No it could not be 4 or any other even number. Please read the solution again:

If $$x$$ is a positive integer greater than 1, is $$x$$ a prime number?

(1) $$x$$ does not have a factor p such that $$2 < p < x$$. Notice that all odd primes satisfy this statement as well as integer 4 (4 does not have a factor p such that $$2 < p < 4$$). Not sufficient.

(2) The product of any two factors of $$x$$ is greater than 2 but less than 10. This implies that $$x$$ can be 3, 5, or 7. Sufficient.

Notice that $$x$$ cannot be an even number because any even number has 1 and 2 as its factors and the product of these factors is 2, not greater than 2 as given in the statement. Also notice that x cannot be 9 because 3 and 9 both are factors of 9 and 3*9=27>10.

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04 Jun 2017, 09:49
if x = 6, then product of its factors will be 2 x 3 = 6 which satisfies the statement but x is not prime. kindly clarify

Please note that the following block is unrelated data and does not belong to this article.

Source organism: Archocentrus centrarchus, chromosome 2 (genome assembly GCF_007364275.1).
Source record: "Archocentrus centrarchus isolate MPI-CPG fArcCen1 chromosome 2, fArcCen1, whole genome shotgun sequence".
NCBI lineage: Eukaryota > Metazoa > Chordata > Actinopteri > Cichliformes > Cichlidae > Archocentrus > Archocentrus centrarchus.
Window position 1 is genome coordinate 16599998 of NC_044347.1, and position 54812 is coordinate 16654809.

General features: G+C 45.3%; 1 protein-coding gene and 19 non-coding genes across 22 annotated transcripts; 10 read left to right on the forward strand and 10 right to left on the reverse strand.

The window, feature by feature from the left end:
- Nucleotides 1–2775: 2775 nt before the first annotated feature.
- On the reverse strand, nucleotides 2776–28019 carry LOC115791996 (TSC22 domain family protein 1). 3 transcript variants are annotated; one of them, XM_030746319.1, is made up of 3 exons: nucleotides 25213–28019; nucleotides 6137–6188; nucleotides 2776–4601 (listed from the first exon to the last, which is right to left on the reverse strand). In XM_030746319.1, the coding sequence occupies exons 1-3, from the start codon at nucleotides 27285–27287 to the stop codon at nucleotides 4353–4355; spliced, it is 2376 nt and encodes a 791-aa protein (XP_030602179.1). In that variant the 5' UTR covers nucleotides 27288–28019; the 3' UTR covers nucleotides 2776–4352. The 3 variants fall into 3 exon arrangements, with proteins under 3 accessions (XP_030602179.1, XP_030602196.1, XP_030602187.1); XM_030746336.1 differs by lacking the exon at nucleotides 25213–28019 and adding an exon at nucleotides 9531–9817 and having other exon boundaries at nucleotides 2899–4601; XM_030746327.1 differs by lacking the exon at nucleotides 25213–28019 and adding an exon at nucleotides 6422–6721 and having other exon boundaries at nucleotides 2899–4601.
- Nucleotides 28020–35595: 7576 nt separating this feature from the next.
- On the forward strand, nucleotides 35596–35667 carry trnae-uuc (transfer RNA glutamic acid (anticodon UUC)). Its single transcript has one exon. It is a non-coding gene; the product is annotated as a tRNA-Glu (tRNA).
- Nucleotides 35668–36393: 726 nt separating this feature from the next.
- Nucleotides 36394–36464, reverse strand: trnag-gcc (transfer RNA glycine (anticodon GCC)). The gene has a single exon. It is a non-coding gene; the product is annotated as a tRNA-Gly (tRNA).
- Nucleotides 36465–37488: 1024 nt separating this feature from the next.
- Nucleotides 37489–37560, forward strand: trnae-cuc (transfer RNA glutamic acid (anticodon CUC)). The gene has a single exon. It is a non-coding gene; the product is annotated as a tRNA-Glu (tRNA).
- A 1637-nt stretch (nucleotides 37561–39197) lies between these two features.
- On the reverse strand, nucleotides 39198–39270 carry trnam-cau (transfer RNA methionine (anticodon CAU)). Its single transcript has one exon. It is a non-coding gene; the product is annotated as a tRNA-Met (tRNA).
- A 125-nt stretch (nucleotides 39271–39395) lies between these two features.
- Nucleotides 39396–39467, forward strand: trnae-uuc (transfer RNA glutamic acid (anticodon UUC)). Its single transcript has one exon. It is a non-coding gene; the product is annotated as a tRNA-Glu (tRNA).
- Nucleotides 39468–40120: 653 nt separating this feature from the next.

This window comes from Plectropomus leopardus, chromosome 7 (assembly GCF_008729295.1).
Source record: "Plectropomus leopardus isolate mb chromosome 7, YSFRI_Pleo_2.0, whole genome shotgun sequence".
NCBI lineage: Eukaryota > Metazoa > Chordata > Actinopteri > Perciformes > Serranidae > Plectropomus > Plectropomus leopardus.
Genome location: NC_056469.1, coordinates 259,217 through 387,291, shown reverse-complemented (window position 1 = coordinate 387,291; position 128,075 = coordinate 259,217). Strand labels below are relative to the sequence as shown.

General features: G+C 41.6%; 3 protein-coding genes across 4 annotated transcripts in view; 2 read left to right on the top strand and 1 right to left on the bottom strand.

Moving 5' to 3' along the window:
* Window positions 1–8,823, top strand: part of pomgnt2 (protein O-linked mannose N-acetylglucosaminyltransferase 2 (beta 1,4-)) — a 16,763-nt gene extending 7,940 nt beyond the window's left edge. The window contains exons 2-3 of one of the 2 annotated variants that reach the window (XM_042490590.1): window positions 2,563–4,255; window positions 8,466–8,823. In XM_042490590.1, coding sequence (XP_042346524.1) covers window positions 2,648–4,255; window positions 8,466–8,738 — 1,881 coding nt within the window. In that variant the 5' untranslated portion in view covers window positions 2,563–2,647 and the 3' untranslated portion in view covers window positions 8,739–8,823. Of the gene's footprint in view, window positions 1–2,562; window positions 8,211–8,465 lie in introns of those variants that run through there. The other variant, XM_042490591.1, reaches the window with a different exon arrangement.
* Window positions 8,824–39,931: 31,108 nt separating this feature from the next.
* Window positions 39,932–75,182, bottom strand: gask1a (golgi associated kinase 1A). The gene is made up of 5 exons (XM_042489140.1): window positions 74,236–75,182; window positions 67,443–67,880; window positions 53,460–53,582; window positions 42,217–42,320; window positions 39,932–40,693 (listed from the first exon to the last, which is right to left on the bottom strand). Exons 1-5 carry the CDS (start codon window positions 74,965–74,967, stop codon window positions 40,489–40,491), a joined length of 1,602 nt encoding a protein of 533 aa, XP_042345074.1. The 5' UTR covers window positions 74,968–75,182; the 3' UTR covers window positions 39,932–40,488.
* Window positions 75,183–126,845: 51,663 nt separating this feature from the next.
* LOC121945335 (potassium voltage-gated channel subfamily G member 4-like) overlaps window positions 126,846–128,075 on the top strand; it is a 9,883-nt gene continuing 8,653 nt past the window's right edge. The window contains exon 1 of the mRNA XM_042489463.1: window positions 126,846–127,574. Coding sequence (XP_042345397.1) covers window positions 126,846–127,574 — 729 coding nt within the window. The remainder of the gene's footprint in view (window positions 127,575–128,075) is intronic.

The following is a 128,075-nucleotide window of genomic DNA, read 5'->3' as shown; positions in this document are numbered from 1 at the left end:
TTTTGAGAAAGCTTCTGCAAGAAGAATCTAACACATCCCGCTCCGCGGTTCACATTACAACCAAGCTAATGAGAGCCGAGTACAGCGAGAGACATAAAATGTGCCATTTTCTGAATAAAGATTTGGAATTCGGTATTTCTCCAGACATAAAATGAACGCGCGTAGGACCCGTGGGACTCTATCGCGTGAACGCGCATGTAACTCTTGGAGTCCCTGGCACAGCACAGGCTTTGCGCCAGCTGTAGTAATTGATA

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04 Jun 2017, 10:53
kupratik1 wrote:
if x = 6, then product of its factors will be 2 x 3 = 6 which satisfies the statement but x is not prime. kindly clarify

Hi

The Statement 2 states that product of any two factors of x is greater than 2 but less than 10. This means that no matter which two factors of x you take, their product should not exceed or be equal to 10. Also, no matter which two factors of x you take, their product should not be less than or equal to 2.

So x=6 will NOT satisfy this property. because I can state two such factors of 6 (3 and 6) which multiply to give product greater than 10.

Similarly, x=4 will also NOT satisfy this property, because I can state two factors of 4 (1 and 2) which multiply to give a product equal to 2.

The required number x should be such that we should not be able to come up with any two factors of x, which multiply to give 2 or less.... NOR should we be able to come up with any two factors of x which multiply to give 10 or more.
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06 Jun 2017, 05:59
Hello Sir,

I have great difficulty in understanding S1. Could you please provide a detailed explanation?

Thank you.
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06 Jun 2017, 09:33
Manoraaju wrote:
Hello Sir,